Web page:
Appreciation gained for firefighting skills

October 10, 2009|By MARIE GILBERT

HAGERSTOWN -- Julianna Albowicz crawled across the floor of a small building -- some spots so narrow one might begin to feel claustrophobic.

Moving on her hands and knees, it was difficult to get her bearings, difficult to see what was just inches in front of her.

But time was crucial.

The house was on fire, rooms were filling with smoke and people were trapped.

Albowicz, outreach coordinator for U.S. Sen. Barbara Mikulski, D-Md., doesn't moonlight as a firefighter.

But this weekend, she had an opportunity to experience the risks and challenges firefighters face on a daily basis.

Albowicz was among a number of dignitaries, elected officials and media representatives who participated in Fire Operations 101, sponsored by the Hagerstown Fire Department and Hagerstown Professional Firefighters Local 1605.

The event, which began Friday night and continued through Saturday afternoon, was held at the local fire department's training academy on Bowman Avenue.


According to Hagerstown Fire Chief Gary Hawbaker, Fire Ops 101 is an international program designed to give elected officials and community leaders an opportunity to walk in the boots of a firefighter.

It also provides participants with a better understanding of staffing, training and equipment needed to do the job, he said.

This is the second time the program has been offered. The first class was held several years ago, Hawbaker said.

About 10 people participated in this year's Fire Ops 101.

Friday night's session included speakers and a chance to experience search and rescue by crawling through a maze located in a training facility building.

While there was no smoke or fire inside the structure, participants were told to use their imagination, especially when crawling in darkness.

You quickly got an idea of how dangerous the situation would be, Albowicz said.

On Saturday, participants suited up, were divided into teams and made their way through a number of 30-minute stations, including vehicle extrication and CPR. They also had an opportunity to drive a fire engine and tiller a ladder truck on a course; participate in a firefighter mayday where they would rescue a downed firefighter; and help put out a live fire.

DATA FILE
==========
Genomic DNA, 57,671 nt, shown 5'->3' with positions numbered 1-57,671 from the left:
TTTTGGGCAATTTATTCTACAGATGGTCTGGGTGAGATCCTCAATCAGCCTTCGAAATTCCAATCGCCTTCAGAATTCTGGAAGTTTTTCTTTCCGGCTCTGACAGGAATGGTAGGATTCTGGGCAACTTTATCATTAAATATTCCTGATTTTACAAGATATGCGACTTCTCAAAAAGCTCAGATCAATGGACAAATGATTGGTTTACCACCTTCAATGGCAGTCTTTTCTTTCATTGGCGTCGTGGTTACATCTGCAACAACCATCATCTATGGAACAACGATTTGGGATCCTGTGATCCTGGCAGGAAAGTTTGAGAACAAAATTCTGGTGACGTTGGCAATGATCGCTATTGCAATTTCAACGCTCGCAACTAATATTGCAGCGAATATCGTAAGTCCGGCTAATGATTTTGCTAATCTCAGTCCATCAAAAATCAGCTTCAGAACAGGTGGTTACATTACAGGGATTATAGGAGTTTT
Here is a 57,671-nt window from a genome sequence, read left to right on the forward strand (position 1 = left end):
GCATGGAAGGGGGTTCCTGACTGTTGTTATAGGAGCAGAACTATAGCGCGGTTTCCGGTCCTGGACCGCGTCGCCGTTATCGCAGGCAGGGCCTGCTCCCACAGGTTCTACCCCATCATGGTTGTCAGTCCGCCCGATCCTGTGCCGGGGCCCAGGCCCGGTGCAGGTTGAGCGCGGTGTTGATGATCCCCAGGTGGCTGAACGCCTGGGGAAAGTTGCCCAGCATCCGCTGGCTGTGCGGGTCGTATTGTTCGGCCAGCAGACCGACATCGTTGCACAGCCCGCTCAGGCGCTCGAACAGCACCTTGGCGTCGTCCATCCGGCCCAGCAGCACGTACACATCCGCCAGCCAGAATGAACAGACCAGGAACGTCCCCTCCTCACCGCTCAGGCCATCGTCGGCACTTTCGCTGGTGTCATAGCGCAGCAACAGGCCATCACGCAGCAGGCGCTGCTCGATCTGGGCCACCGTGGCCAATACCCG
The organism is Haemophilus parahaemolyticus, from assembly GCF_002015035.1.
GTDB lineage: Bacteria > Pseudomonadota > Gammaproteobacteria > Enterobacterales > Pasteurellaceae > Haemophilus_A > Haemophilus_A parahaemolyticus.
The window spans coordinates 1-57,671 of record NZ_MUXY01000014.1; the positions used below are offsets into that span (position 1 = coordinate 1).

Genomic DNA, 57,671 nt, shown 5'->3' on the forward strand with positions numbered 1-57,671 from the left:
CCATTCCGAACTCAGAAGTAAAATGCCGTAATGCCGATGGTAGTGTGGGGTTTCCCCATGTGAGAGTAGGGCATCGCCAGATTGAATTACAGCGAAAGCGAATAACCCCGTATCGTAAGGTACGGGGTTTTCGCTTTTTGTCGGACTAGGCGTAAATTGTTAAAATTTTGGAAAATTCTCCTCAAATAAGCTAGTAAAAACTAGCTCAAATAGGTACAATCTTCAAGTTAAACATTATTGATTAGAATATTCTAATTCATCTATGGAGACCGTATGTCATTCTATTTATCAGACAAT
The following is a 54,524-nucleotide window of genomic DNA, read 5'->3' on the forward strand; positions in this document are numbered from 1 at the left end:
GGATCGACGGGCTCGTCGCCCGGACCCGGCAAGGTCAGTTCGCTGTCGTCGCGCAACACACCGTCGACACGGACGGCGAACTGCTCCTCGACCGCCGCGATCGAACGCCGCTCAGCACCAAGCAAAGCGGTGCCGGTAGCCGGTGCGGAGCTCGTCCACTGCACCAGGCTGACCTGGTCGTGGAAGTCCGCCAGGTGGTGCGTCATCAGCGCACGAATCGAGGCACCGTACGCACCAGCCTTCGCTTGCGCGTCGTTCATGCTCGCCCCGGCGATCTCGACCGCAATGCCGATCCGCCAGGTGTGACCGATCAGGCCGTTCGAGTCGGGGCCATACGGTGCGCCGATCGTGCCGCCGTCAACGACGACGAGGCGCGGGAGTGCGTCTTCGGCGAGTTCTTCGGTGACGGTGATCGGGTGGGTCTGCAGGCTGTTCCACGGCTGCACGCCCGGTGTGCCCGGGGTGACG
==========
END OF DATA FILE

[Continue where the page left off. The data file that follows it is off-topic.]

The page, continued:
Two professional firefighters were with each team at all times, Hawbaker said.

"This has been quite an experience," Albowicz said. "I've always known this wasn't an easy job. But now, I have even more admiration for what firefighters do."

She also has an appreciation for the protective clothing they wear and the equipment they carry.

"This gear is really heavy," she said. "Sometimes, it's difficult to move."

Albowicz said she will take the information she learned from the weekend program and share it with Mikulski.

"You can read about what firefighters do, but you don't fully understand the responsibilities and challenges until you actually have the hands-on experience," she said.

Washington County Commissioner Kristin B. Aleshire said Fire Ops 101 was "definitely an education."

Participating in the car extrication, for instance, was a lot more difficult than he imagined, he said.

The Jaws of Life, a piece of rescue equipment used to spread apart thick steel in auto and industrial accidents, was so heavy, he said, "I can't imagine one man or woman doing this by themselves, let alone working on more than one vehicle."

What was most surprising, he said, was the knowledge base firefighters must have to do their job.

"It was an education for me to realize how educated you have to be to be a firefighter," Aleshire said. "You don't just jump off a truck and start using a hose."

When the program got under way, many of the participants were a little apprehensive, said Glenn Fuscsick, a firefighter with the City of Hagerstown.

"But they've done a fantastic job," he said. "It was a real learning experience."

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